Claire Bowern and lab members (including Juhyae Kim and Sam Lopez) have been working with Toby Adams and Kullilli community members of language support. They have been writing language lessons and working on the Kullilli dictionary. This work was recently featured in an article written by Maddelin McCosker for the Australian Broadcasting Corporation’s news.
Field Linguistics & Language Documentation
Sarah Babinski and Claire Bowern both presented at The 7th International Conference on Language Documentation & Conservation (ICLDC): Recognizing Relationships, which was hosted virtually by University of Hawai‘i at Mānoa on March 4-7, 2021.
Jeremy Johns is recently interviewed by the Yale Center for the Study of Race, Indigeneity & Transnational Migration, as a RITM Graduate Fellow.
As described by the Yale Center for the Study of Race, Indigeneity & Transnational Migration, in order to attract the best graduate students to Yale and to support their work, the Center designates a select number of incoming doctoral students annually as RITM Graduate Fellows. These Fellows are nominated by their departments upon admission and are selected by an RITM committee.
Claire Bowern presented work at the American Philosophical Society’s 2020 Native American Scholars Initiative conference: Relationships, Reciprocity, and Responsibilities: Indigenous Studies in Archives and Beyond. Co-presenting with Australian colleagues George Hayden, Denise Smith-Ali and Sue Hanson, they discussed the Yale grammar bootcamps and ways of making long-distance collaborations work to augment community-based local language reclamation efforts.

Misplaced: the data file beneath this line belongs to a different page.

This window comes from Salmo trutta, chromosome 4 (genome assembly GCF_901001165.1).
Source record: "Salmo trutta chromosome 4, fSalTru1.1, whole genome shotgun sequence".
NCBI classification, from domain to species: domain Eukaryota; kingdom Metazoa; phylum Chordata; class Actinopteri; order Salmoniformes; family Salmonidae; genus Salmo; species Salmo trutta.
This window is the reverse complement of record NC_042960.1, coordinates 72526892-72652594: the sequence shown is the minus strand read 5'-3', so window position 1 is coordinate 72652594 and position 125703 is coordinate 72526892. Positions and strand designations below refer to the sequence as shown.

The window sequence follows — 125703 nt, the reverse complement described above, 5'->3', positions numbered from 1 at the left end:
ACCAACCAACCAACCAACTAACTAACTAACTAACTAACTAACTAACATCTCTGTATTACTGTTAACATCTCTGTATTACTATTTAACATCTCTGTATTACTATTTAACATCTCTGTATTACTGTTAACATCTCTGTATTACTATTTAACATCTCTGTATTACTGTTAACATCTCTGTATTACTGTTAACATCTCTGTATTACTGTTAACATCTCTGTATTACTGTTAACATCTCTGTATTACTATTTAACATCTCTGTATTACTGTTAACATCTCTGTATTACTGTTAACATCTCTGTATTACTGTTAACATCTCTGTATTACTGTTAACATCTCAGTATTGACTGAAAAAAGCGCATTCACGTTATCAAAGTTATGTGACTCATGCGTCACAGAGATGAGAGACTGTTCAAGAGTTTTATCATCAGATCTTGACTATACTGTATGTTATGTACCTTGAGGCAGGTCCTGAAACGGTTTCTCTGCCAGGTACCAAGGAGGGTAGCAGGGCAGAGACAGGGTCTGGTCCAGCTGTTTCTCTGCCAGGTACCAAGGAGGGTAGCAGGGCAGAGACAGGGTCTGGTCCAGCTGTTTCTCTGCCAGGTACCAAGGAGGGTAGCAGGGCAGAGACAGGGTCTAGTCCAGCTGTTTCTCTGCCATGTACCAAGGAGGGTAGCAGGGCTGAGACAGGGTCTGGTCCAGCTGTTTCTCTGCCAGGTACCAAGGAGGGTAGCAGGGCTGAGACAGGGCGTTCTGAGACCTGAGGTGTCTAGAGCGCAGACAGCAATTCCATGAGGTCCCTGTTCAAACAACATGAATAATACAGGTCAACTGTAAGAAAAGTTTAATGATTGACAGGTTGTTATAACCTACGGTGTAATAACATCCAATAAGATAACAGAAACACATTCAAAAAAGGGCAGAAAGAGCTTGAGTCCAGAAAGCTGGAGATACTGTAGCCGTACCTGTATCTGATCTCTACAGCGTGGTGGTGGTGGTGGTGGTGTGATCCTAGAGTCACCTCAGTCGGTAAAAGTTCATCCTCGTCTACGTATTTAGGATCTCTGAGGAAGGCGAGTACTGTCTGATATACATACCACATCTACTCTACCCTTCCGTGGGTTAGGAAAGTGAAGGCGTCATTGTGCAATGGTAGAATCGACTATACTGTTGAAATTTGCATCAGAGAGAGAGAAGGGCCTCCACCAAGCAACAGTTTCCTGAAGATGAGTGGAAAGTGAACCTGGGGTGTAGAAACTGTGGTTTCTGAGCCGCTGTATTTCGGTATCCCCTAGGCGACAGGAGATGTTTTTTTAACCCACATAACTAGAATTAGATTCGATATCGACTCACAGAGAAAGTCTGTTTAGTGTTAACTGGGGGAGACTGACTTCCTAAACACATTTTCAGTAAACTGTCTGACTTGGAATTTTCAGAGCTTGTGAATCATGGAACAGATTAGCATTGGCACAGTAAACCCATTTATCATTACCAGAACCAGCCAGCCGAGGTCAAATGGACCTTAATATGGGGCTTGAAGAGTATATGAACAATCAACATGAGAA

On Thursday, July 23rd, Matt Tyler successfully defended his PhD dissertation. The defense, which was held virtually on Zoom, presented Matt’s dissertation entitled Argument Structure and Argument-Marking in Choctaw, supervised by Jim Wood. The committee members were Raffaella Zanuttini, Bob Frank, and Aaron Broadwell. Congratulations, Matt!
Claire Bowern was a panelist recently discussing remote fieldwork, community support, and ethics, as part of the University of Melbourne’s “Linguistics in the Pub” series. Approximately 100 participants from all over the world got together to listen to reflections about Covid-19 based changes to field practices, what linguists can do to most effectively support the communities they work with, and the additional ethical challenges that arise when working remotely. The panelists discussed a range of field situations.
Linguistics faculty member Claire Bowern recently appeared on the linguistics podcast “Distributed Morphs.” The podcast is aimed at linguistics undergraduate and graduate students and discusses different aspects of morphology. Claire talked about morphology and language change, along with rapid (and not so rapid) change in the verb morphology of Bardi, an Indigenous Australian language from northern Australia.
Starting in 2021, Yale will co-sponsor two meetings of the African Linguistics School (ALS, link to ALS website), an organization focused on training young African linguists in theoretical linguistics, on the basis of the large number of languages spoken in Africa.
The Yale linguistics department is well-represented at the coming Annual Meeting of the LSA, January 2-5, 2020 in New Orleans. But apart from the many current members of the department who will be attending, we are also hoping to connect with previous department members. A meet-up will be organized, with more information below: